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Negotiation Tip # 8: Consider All Costs

Negotiation Tip # 8: Consider All Costs
Pat Dickson - Sun Jun 17, 2012 @ 06:35AM
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Whenever you are in a dispute, one of the first things you need to do is consider all the potential costs of fighting. In most protracted disputes, I've found a lot of money would have been saved had an accurate cost assessment and settlement offer been made before any blood was drawn. 

Top 8 Negotiation Tips

For example, I remember when Joe, a small contractor client of mine, came to me. He was furious! Joe slammed his fist down on my desk. Then it took him over an hour to tell me about how he'd just received a nasty written ultimatum from his customer, Discount Shopping Center. They wanted $10,000 of free work! The nerve!

Discount was unhappy with how Joe had installed several awnings. They believed he had installed 20 of them about 2 inches too high, and he needed to lower all of them. Joe disagreed. Long story short, the approved drawings allowed room for interpretation.

Of course Discount wanted the awnings lowered at no additional cost. Joe wanted Discount to sign a change order for $10,000. The math behind his $10,000 proposition: There were 20 awnings. Each took 10 man hours to lower. Each man hour was $50 because all his installer work was subject to a union labor agreement between Discount and all the local unions. All Discount contractors performing work on the site were bound to a Project Labor Agreement ("PLA").

Joe felt $10,000 was more than fair. For him, this offered amount only covered what he perceived to be all costs of resolving the dispute. After all, he was forfeiting all profit to make the customer happy. In fact, the $10,000 only covered labor. He hadn't even included things like fuel or materials, granted these amounts were likely under $1,000.  

During the previous month, before Joe came to me and explained the problem, there had already been numerous heated exchanges on site, over the phone, and via email. Now, in writing, his customer was threatening to sue him for $12,000. His alternative was performing the work, for free, within the next two weeks. Another contractor had already agreed to do the work for $12,000, if Joe didn't do it on time. If the other contractor performed the re-install instead of Joe's crew, Discount wanted Joe to pay this other contractor's $12,000 bill. 

"The nerve!" decried Joe. "By suing me for $12,000 they are admitting I'm giving them $2,000!"

"I don't dispute your point."

"What should I do?"

"Do you want an honest answer, or do you want to hear what you want to hear?"

"Oh dear... alright... honest."

"Offer $7,500, and go as low as $5,000."

Joe went from calmed down to immediately red in the face. He stood up and raised his voice.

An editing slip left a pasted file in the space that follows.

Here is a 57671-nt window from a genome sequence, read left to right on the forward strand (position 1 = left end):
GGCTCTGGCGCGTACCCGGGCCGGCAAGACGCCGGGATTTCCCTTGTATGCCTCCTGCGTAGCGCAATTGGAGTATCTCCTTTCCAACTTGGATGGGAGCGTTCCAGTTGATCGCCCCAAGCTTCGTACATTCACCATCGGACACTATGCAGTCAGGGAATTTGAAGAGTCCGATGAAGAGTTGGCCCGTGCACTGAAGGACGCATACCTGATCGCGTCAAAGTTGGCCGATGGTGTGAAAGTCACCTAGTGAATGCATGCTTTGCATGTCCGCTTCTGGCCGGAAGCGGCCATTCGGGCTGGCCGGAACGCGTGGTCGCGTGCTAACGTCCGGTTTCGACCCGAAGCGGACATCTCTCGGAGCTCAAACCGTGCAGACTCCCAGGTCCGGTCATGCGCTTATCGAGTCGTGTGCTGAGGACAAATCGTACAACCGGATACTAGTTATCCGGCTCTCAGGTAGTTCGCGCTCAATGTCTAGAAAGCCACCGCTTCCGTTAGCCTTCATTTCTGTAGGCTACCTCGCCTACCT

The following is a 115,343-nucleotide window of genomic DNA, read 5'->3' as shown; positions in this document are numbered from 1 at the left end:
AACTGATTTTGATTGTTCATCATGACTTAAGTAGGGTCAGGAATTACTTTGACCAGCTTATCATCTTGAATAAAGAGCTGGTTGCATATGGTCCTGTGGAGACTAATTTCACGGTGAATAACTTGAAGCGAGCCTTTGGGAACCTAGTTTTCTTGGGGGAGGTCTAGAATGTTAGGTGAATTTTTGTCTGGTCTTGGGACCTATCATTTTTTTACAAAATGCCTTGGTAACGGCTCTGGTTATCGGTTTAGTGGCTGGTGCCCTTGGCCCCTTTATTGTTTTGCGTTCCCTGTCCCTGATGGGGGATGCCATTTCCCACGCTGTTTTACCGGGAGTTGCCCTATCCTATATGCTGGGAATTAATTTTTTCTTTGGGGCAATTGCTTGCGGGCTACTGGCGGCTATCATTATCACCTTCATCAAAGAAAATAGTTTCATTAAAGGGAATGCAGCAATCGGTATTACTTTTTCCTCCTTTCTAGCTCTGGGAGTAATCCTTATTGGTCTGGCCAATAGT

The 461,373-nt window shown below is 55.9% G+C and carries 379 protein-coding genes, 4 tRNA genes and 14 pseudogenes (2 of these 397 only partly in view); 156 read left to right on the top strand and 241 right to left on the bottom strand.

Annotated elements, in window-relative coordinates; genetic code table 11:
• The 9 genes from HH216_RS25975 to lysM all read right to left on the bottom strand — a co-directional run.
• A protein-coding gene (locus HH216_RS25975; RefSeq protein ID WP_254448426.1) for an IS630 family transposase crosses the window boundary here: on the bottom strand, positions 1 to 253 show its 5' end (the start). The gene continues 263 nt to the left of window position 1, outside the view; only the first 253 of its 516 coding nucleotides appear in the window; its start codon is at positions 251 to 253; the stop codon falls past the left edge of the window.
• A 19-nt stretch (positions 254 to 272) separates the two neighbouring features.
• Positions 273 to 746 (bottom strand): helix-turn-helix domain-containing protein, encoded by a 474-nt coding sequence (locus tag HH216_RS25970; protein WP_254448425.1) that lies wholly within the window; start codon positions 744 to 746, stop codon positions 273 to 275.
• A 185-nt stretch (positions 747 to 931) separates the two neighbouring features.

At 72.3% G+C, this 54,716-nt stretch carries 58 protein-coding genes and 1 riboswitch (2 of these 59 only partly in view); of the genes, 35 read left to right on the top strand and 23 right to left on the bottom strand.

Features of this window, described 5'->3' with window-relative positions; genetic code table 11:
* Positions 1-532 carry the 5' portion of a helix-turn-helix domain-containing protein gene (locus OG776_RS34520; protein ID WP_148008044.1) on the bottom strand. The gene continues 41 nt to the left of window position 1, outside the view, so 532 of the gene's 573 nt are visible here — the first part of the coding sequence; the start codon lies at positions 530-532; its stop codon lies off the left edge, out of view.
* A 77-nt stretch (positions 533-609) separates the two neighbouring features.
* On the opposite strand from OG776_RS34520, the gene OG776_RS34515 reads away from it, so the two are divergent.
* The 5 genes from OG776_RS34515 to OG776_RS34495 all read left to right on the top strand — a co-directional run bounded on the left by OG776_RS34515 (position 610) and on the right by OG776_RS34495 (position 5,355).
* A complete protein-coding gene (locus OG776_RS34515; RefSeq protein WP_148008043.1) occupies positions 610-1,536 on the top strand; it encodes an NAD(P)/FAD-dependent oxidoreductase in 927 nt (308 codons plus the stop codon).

"What! You are crazy! Forget it. I'm fighting this! Pat, you are good as an in-house lawyer, but I'm taking this to Alan. He isn't afraid to fight!"

Joe stormed off. He hired Alan, his outside counsel, at $500 per hour. Joe and Alan fought the good fight over the next 18 months. Joe won the lawsuit. The court awarded him $10,000.

When the lawsuit was over, Joe took me to lunch. His treat.

"I won the case. Discount is going to pay me $10,000 when I finish the work this week."

"Congratulations! But Joe, why do you look so unhappy?"

"Because, I didn't consider all costs. Had I listened to you, at worst, I'd have only lost $5,000 fighting this case."

"But you are getting the $10,000 change order you wanted. The judge ordered it."

"Alan's legal bill for the whole thing was $25,000. The court didn't give us attorney's fees."

"I'm sorry Joe. Ok, so Alan's help made the whole ordeal cost you $15,000, rather than $5,000."

"Much, much more than that..." sighed Joe.

"How so?"

"$3,000 more for the increased labor rates. Since the dispute started, the union rates for the labor jumped $15 per hour."

"Ok, so $18,000," I calculated aloud.

"No, that's not all. Don't forget the $20,000 in profit I lost when Discount didn't renew it's maintenance contract with me. They even said I lost the maintenance work because I was too litigious."

"Oh dear... $38,000 more."

"No Pat, it doesn't end there..." Joe swallowed. "I lost a bid with the county too. It would have been worth another $30,000 in profit - if it weren't for the lawsuit. I was beat by one point on the bid by the winning contractor. The fact I had to list a pending lawsuit cost me 2 points. Had I just settled this dispute without letting it go to court, I'd have won the bid."

I sighed. Together we said it aloud.



Negotiation Tip # 9

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